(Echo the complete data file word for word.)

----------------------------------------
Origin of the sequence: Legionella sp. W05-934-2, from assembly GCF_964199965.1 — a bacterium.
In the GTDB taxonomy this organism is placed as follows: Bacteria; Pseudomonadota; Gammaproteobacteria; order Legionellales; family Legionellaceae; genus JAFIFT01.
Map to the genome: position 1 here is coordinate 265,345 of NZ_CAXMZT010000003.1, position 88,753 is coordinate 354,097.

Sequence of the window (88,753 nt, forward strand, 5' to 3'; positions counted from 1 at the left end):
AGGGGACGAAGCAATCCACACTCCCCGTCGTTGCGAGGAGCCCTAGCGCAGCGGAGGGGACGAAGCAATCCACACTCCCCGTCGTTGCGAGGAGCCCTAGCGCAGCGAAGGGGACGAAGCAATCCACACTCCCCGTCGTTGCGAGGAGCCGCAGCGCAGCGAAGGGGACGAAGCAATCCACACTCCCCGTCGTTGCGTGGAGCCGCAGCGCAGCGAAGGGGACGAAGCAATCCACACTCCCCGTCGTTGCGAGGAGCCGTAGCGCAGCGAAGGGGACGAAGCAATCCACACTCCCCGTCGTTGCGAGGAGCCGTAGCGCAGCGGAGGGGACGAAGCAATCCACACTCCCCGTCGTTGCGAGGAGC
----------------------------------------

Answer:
Origin of the sequence: Legionella sp. W05-934-2, from assembly GCF_964199965.1 — a bacterium.
In the GTDB taxonomy this organism is placed as follows: Bacteria; Pseudomonadota; Gammaproteobacteria; order Legionellales; family Legionellaceae; genus JAFIFT01.
Map to the genome: position 1 here is coordinate 265,345 of NZ_CAXMZT010000003.1, position 88,753 is coordinate 354,097.

Sequence of the window (88,753 nt, forward strand, 5' to 3'; positions counted from 1 at the left end):
AGGGGACGAAGCAATCCACACTCCCCGTCGTTGCGAGGAGCCCTAGCGCAGCGGAGGGGACGAAGCAATCCACACTCCCCGTCGTTGCGAGGAGCCCTAGCGCAGCGAAGGGGACGAAGCAATCCACACTCCCCGTCGTTGCGAGGAGCCGCAGCGCAGCGAAGGGGACGAAGCAATCCACACTCCCCGTCGTTGCGTGGAGCCGCAGCGCAGCGAAGGGGACGAAGCAATCCACACTCCCCGTCGTTGCGAGGAGCCGTAGCGCAGCGAAGGGGACGAAGCAATCCACACTCCCCGTCGTTGCGAGGAGCCGTAGCGCAGCGGAGGGGACGAAGCAATCCACACTCCCCGTCGTTGCGAGGAGC